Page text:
We’re always looking for ideas and technology and that make life more convenient. After all, GruntWorx tax automation products take the tedium out of document organization and data entry. Well, the Internal Revenue Service this month said they’re going to make it easier for anyone with a smartphone to pay tax owed by adding a QR code to CP14 and CP14 IA notices.
What is a QR code?
QR codes are the small, pixelated squares you occasionally see on product packaging, emails, mall standee ads, and even roadside billboards. Companies use these images to help customers quickly visit a web address without having to type URL in a web browser.
To use a QR code, just tap the camera app on your smartphone, center the image on your screen, and—if you’re using an Apple or Android device—click the notification that pops up to open the webpage in your browser. (Depending on your device, you may need to download a QR code reader application to use QR codes—back in my day, you had to use an app!)
As you well know, every additional step a customer has to take before purchasing a product decreases the likelihood that they will actually part with their money. Reducing those steps—and making them easier—makes it much more likely that they’ll buy what you’re selling. That same principle applies to paying bills, so it makes sense that the IRS want to encourage payment of tax owed with convenient tech.
When will the IRS add QR codes to CP14 and CP14 IA notices?
The IRS says they’re already putting QR codes on CP14 notices this year, but the CP14 IA notices won’t have them until 2021. The hyperlink embedded in the IRS QR codes will take taxpayers to IRS.gov, so they can “securely access their account, set up a payment plan, or contact the Taxpayer Advocate Service.”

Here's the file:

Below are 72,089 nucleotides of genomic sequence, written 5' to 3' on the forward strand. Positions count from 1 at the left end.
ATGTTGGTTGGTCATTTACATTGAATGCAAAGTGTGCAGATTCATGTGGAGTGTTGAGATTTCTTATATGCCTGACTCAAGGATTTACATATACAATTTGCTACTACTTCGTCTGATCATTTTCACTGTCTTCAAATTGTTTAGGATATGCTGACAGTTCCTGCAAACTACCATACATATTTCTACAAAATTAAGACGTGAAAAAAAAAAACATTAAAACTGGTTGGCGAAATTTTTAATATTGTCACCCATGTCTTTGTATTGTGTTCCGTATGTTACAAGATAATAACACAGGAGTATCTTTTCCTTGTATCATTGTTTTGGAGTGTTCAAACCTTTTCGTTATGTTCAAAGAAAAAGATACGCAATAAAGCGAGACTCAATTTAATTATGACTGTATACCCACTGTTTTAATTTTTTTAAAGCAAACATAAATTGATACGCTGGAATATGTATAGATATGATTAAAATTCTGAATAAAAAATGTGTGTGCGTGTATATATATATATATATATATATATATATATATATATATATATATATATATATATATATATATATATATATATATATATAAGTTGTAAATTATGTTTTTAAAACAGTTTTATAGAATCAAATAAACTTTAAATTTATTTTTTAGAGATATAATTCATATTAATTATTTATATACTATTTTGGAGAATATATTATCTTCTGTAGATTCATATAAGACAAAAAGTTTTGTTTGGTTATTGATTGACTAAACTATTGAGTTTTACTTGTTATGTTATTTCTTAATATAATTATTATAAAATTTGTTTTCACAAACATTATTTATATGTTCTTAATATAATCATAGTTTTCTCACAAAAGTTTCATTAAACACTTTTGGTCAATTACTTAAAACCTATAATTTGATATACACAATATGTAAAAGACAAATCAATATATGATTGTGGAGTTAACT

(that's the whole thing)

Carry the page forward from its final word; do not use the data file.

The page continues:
Another obvious advantage the IRS notes is that these QR codes “will give the taxpayer direct access to information they need on IRS.gov to resolve their account balance online without the need to call or interact with the IRS directly.” Given the possibility for another difficult filing season due to the looming specter of COVID-19, this could help taxpayers get help with simple issues if the phone service experiences longer wait times.
Be careful when scanning QR codes!
“As QR codes become more common, hackers are starting to take advantage of the technology,” explains Suzanne Vanderpool, our Chief Compliance Officer. “You’ve heard of phishing and spear phishing. Now, we have QRphishing: Scanning a malicious QR code can direct users to malicious websites and steal transaction data.”
“Be very vigilant in making sure the QR code is from a trusted source before you scan,” Suzanne continues. “As the threat increases, companies are building QR code scanner apps with built-in security features to prevent malicious activity.”
Remember, convenient doesn’t mean risk-free.